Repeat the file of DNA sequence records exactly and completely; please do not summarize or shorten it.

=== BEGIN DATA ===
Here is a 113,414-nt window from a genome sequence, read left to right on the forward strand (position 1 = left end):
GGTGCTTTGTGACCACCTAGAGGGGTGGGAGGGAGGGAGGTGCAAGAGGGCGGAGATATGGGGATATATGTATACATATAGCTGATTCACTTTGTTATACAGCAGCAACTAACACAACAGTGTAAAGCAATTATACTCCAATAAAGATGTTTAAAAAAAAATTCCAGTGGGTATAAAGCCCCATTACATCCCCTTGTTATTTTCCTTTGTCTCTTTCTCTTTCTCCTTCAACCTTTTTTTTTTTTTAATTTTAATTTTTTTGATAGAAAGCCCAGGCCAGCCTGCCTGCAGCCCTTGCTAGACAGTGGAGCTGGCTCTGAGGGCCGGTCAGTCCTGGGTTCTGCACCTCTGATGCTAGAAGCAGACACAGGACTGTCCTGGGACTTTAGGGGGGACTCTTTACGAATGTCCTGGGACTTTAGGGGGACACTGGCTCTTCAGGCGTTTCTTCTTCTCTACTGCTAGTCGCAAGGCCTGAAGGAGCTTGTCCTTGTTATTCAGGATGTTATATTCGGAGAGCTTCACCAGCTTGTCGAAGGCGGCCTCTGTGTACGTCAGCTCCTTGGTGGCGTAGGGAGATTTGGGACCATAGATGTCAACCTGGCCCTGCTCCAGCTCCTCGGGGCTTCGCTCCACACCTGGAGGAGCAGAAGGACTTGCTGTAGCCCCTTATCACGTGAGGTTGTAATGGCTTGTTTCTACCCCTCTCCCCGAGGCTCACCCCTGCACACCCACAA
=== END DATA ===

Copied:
Here is a 113,414-nt window from a genome sequence, read left to right on the forward strand (position 1 = left end):
GGTGCTTTGTGACCACCTAGAGGGGTGGGAGGGAGGGAGGTGCAAGAGGGCGGAGATATGGGGATATATGTATACATATAGCTGATTCACTTTGTTATACAGCAGCAACTAACACAACAGTGTAAAGCAATTATACTCCAATAAAGATGTTTAAAAAAAAATTCCAGTGGGTATAAAGCCCCATTACATCCCCTTGTTATTTTCCTTTGTCTCTTTCTCTTTCTCCTTCAACCTTTTTTTTTTTTTAATTTTAATTTTTTTGATAGAAAGCCCAGGCCAGCCTGCCTGCAGCCCTTGCTAGACAGTGGAGCTGGCTCTGAGGGCCGGTCAGTCCTGGGTTCTGCACCTCTGATGCTAGAAGCAGACACAGGACTGTCCTGGGACTTTAGGGGGGACTCTTTACGAATGTCCTGGGACTTTAGGGGGACACTGGCTCTTCAGGCGTTTCTTCTTCTCTACTGCTAGTCGCAAGGCCTGAAGGAGCTTGTCCTTGTTATTCAGGATGTTATATTCGGAGAGCTTCACCAGCTTGTCGAAGGCGGCCTCTGTGTACGTCAGCTCCTTGGTGGCGTAGGGAGATTTGGGACCATAGATGTCAACCTGGCCCTGCTCCAGCTCCTCGGGGCTTCGCTCCACACCTGGAGGAGCAGAAGGACTTGCTGTAGCCCCTTATCACGTGAGGTTGTAATGGCTTGTTTCTACCCCTCTCCCCGAGGCTCACCCCTGCACACCCACAA